Other names: European Buckthorn, Black Alder, Black Dogwood, Arrow Wood
Scientific name: Rhamnus cathartica (Buckthorn), Rhamnus frangula
Chinese names: Rhamnus utilis Decne
Arabic names: النبق المسهل (annabiqu’lmus-hil)
Rain Forest names:
Approximate number of species known:
Common parts used: Leaf, fruit, bark
Height: 3 feet
Actions: Cathartic, diuretic, alterative
Known Constituents: Anthraquinones including rhamnocarthin, vitamin C
A relative of Cascara Sagrada (rhamnus purshiana??) safe and strong herb that causes the lower bowel to begin to empty its contents. It stregnths the peristaltic action, without being addictive.
Its never the fresh bark that should be used in the rhamnus species, it should always be aged for one to two years before being used. You must ensure that Cascara is ethanol extracted in order to obtain the anthraquinone derivatives that help open peoples bowels.
It is a remedy for appendicitis1 as well as for the stomach.
Externally it has been used to stop itching and to remove warts.1
The anthraquinone profile, antioxidant and antimicrobial activities as well as the total phenol and total flavonoid contents were determined in methanol extracts of the barks of Rhamnus catharticus L. and R. orbiculatus Bornm.
The most abundant anthraquinone derivatives in R. catharticus were physcion (67.8%) and emodin (26.2%), while R. orbiculatus contained mostly physcion (81.3%) and chrysophanol (14.6%). R. catharticus displayed better activity in the beta-carotene-linoleic acid assay, as well as chelating activity, whereas its activity in the reducing power assay was significantly lower than that of R. orbiculatus.
Both methanol extracts showed antimicrobial activity against all microbial species tested (Staphylococcus aureus, Pseudomonas aeruginosa, Escherichia coli, Candida albicans, Aspergillus niger, Microsporum gypseum).
R. catharticus and R. orbiculatus contained several anthranoid aglycones and their bark extracts demonstrated notable antioxidant and antimicrobial properties. The results obtained indicate the medicinal potential of these two species.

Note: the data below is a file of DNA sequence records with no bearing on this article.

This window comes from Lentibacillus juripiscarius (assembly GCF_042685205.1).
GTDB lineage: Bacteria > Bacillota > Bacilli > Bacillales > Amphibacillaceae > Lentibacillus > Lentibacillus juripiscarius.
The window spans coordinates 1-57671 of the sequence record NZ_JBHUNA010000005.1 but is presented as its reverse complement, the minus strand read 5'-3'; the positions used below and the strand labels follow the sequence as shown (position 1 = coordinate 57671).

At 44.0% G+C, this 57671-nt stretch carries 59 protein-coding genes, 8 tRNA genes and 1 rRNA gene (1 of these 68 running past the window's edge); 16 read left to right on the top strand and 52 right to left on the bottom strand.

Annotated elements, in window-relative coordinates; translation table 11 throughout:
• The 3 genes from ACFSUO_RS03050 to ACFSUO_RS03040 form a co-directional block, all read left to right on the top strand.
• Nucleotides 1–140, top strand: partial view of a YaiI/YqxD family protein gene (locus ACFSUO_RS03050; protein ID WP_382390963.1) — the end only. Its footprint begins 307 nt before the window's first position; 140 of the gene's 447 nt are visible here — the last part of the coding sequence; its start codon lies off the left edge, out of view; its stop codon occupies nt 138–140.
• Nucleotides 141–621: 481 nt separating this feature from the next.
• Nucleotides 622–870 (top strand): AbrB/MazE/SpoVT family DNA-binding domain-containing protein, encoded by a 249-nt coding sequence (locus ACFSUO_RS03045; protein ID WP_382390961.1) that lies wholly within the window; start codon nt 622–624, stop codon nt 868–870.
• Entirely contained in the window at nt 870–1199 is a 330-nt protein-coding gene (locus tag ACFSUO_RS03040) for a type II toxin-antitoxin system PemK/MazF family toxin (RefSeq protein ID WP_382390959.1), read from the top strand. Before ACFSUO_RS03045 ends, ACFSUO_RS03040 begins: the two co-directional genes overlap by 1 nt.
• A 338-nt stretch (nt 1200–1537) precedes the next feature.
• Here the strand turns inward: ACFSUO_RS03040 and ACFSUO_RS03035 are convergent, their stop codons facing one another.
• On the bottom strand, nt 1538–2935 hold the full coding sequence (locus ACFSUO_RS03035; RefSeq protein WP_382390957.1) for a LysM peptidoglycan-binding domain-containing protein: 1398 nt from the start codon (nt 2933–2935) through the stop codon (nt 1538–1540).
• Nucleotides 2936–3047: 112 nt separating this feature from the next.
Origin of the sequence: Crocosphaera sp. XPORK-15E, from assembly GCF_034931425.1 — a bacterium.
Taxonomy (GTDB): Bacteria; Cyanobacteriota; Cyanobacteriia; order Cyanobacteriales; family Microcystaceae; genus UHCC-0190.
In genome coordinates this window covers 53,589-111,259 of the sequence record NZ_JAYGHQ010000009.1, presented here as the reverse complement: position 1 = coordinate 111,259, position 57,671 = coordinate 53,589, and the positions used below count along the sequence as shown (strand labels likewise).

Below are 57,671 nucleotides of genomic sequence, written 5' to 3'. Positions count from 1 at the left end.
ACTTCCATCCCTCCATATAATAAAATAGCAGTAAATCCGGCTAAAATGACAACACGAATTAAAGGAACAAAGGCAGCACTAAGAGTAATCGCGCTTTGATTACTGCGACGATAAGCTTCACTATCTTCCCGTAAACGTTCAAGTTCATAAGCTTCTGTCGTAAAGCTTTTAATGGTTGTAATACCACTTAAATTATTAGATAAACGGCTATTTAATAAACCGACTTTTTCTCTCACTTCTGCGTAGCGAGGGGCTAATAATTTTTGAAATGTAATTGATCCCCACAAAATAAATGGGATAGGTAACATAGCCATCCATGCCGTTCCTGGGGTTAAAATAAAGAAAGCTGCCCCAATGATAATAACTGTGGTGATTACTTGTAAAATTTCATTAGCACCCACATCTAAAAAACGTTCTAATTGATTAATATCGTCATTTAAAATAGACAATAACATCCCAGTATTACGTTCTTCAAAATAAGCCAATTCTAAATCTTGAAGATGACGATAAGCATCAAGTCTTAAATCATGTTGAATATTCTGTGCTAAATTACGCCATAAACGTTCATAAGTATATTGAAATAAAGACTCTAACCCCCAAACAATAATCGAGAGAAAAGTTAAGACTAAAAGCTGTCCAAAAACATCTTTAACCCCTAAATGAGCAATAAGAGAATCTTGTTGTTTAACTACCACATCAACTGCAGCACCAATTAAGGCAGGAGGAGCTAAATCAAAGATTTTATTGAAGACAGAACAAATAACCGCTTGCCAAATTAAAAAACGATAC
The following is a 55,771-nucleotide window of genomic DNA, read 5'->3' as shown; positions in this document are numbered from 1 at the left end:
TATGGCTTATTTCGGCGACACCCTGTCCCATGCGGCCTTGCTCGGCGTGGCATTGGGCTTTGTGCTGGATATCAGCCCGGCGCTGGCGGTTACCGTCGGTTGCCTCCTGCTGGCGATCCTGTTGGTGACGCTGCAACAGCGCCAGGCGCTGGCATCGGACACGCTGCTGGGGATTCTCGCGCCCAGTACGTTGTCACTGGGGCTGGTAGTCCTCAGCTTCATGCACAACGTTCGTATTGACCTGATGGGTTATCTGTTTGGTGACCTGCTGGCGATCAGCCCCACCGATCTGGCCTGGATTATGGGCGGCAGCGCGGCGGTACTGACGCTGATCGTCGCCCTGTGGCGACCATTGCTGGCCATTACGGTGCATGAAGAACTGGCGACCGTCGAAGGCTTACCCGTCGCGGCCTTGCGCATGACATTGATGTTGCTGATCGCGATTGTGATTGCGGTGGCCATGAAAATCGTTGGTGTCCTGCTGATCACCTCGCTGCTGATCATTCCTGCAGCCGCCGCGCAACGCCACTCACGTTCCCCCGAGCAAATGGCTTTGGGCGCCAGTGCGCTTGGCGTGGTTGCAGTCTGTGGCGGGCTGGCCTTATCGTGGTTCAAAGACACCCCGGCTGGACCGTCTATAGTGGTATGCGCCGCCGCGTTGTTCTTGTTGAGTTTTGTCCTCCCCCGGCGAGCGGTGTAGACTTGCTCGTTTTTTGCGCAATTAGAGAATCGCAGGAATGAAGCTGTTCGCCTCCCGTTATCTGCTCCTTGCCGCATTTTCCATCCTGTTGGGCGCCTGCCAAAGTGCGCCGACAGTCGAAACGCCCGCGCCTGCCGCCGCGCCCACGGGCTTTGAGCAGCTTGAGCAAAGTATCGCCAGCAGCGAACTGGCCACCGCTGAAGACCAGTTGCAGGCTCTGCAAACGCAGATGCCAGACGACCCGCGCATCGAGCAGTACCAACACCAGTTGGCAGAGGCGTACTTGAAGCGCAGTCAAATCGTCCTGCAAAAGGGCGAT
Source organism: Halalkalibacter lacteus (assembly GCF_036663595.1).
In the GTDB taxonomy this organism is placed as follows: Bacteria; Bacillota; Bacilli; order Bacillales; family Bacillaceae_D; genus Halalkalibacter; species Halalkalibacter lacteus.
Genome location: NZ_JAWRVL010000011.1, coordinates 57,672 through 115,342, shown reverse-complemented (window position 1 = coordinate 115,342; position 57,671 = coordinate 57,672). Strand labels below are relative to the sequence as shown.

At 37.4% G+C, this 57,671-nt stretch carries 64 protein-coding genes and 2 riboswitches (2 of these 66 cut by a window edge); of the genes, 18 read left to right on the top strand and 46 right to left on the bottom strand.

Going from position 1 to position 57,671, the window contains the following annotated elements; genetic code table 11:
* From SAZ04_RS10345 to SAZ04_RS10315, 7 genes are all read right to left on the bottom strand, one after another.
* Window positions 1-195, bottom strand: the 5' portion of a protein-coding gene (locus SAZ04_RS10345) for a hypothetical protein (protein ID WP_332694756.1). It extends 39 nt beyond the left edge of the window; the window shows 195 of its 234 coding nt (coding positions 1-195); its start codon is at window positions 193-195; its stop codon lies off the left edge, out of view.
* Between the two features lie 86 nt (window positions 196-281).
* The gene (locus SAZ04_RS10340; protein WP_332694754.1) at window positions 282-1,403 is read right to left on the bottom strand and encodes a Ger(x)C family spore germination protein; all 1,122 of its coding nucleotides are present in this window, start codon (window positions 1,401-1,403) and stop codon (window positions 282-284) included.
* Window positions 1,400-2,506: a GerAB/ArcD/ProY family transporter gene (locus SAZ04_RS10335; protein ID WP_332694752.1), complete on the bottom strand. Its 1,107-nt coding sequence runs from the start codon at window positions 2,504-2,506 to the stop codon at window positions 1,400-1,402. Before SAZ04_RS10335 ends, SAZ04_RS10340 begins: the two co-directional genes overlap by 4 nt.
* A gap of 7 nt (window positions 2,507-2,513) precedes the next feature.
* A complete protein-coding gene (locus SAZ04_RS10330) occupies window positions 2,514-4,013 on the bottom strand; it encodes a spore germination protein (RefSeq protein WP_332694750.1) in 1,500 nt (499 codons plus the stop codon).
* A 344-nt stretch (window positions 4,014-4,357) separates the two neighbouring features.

Locatelli M, Epifano F, Genovese S, Carlucci G, Koncic MZ, Kosalec I, Kremer D. “Anthraquinone Profile, Antioxidant And Antimicrobial Properties Of Bark Extracts Of Rhamnus Catharticus And R. Orbiculatus.” 2011 September http://www.ncbi.nlm.nih.gov/pubmed/21941897
Herb Name: Buckthorn
Other names: Highwaythorn. Waythorn. Hartsthorn. Ramsthorn.
Latin name: Rhamnus
Family: N.O. Rhamnaceae
Common part used: Berries.
Buckthorns, of the genus Rhamnus, comprise a group of over one hundred shrubs and small trees. The plants of this species usually grow between one and ten meters tall, with a few rare species that can even touch fifteen meters. They are found throughout the temperate regions and subtropics of the Northern Hemisphere, as well as in the southern regions of Africa and South America. A few species have spread beyond these regions as well.
The species of this genus can be either evergreen or deciduous – a distinct aspect of these plants being their smooth bark of a dark brown or almost black color, whereas the branches are the color of ash.
The leaves are simple, and from three to fifteen centimeters long, and can be either alternate or opposite. They grow in small bunches, and are usually opposite near the base of the shoots and then grow to be alternate towards the top. The leaves are oval and possess a toothed edge, with the smallest leaves being covered with a sort of down. The veins curve up to the tip of the leaves, while flowers are arranged in closely packed bunches in the axils of densely growing leaves.
The flowers range in shade from almost green to almost yellow, with shades ranging in between the two colors. They are just one fifth of an inch across, and over time develop into round berries that are only slightly bigger, and which turn black and glossy as they ripen. Each berry usually contains four seeds.
There is a woody thorn located on the end of each branch, and this is what originally gave these plants their name.
Most grazing animals eat these plants, but for some reason cows do not. Bees are very fond of the flowers, while some Lepidoptera in the larval stage are known to feed on the plants themselves.
Humans use the berries of these plants in medicine. These are only used after they have ripened. They are collected and pressed, and a pungently smelling juice is extracted from them. The juice is so bitter and foul smelling that it can only be used after adding sugar and aromatic essences. This resulting mixture is the well known syrup of Buckthorn.